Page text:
However, other practices are controversial and are used differently in different nations. These may be divided into endophthalmitis prophylaxis strategies for cataract surgery and for intravitreal injections. These two categories of endophthalmitis have not only many similarities but also important differences in risk factors, clinical features, and microbiological profiles. Endophthalmitis following intravitreal injections is more likely to present earlier and to result in worse outcomes. Microbial isolates from intravitreal injections are more likely to contain Streptococcus species and other oral flora.46

The present manuscript reviews the available literature on antibiotic prophylaxis of endophthalmitis with cataract surgery and intravitreal injection, emphasizing differences between the US and other parts of the world. Relevant articles were reviewed, especially those comparing rates of endophthalmitis following cataract surgery with and without intracameral antibiotics as well as endophthalmitis following intravitreal injection with and without topical antibiotics. This is intended to provide a concise summary for the practicing ophthalmologist but is not a systematic review; therefore, it is possible that some relevant studies may have been missed.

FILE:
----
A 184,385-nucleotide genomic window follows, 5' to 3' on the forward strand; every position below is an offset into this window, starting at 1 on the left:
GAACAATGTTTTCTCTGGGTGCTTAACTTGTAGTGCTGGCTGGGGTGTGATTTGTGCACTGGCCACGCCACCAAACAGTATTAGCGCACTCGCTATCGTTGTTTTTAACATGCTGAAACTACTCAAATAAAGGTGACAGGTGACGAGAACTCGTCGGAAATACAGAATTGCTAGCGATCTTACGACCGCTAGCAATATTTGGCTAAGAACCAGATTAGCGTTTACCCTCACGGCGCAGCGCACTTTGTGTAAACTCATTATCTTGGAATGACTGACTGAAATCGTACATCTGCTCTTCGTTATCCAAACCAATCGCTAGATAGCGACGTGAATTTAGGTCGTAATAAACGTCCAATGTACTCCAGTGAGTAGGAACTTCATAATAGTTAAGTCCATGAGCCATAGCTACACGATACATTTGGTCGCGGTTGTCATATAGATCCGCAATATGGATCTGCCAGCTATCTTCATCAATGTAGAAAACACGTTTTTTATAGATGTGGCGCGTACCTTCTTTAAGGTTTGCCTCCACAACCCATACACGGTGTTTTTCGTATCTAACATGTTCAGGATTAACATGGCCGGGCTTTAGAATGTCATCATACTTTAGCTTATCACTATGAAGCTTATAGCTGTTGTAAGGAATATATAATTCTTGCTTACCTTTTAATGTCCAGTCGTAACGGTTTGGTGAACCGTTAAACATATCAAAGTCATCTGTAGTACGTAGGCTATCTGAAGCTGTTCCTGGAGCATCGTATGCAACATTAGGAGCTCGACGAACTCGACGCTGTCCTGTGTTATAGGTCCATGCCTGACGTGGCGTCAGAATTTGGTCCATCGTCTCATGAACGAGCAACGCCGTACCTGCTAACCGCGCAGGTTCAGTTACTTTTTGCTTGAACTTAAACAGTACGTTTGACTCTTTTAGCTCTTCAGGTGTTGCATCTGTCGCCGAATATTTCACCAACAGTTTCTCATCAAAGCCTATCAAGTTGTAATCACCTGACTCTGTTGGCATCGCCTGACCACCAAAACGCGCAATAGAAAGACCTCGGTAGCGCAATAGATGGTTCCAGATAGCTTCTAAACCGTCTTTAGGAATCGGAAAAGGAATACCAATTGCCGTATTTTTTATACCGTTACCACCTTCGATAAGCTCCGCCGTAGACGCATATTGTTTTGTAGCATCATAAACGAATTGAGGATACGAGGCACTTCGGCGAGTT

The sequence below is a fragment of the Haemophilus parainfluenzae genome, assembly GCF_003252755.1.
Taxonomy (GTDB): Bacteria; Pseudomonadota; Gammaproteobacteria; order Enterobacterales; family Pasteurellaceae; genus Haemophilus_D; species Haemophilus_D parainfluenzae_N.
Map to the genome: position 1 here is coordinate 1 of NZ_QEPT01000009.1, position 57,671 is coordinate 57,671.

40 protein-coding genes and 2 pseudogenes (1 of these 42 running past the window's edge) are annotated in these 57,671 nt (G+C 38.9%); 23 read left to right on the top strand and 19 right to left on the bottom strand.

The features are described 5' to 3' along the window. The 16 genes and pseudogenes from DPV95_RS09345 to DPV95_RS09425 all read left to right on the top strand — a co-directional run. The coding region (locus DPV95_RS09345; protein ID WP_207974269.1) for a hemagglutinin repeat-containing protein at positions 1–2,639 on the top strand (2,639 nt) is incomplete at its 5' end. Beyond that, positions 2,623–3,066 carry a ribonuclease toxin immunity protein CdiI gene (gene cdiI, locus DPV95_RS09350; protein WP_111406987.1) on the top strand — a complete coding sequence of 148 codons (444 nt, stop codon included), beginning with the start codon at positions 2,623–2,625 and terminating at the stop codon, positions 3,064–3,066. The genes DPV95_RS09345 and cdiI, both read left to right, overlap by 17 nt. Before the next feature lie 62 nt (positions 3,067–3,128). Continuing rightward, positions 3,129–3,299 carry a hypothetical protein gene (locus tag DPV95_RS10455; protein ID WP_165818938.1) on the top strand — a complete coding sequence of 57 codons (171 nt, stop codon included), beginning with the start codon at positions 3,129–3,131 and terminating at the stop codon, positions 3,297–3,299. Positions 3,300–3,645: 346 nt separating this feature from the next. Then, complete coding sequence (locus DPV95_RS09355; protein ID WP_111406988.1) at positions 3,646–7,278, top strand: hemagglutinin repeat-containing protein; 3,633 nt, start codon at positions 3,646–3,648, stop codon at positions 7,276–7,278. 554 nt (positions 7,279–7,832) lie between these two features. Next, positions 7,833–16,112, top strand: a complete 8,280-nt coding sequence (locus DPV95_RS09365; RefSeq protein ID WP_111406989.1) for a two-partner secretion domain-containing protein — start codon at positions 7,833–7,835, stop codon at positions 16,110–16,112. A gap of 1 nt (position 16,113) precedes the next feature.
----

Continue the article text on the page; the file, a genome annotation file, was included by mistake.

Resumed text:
Antibiotic prophylaxis with cataract surgery

The reported incidence rates of acute-onset postoperative endophthalmitis (defined as presenting within 6 weeks) (Figure 1) range from approximately 0.03% to 0.2% in many large series.1,7 Using Medicare claims data, the rate in the US was reported to be approximately 0.1% in 2003–2004; it is likely that the majority of these patients did not receive intracameral antibiotics.8 In contrast, the Swedish National Cataract Register reported a rate of 0.048% in 2002–2004, and most of these patients did receive intracameral cefuroxime.9 However, comparing cohorts on different continents, even during a similar time period, is problematic, because many other factors may have influenced these rates, including differences in patient demographics, surgeons, equipment, techniques, and unknown factors.

Figure 1 External photograph, left eye, demonstrating acute-onset postoperative endophthalmitis following cataract surgery.
Notes: Vitreous cultures isolated Staphylococcus epidermidis. Following treatment, visual acuity improved to 20/25.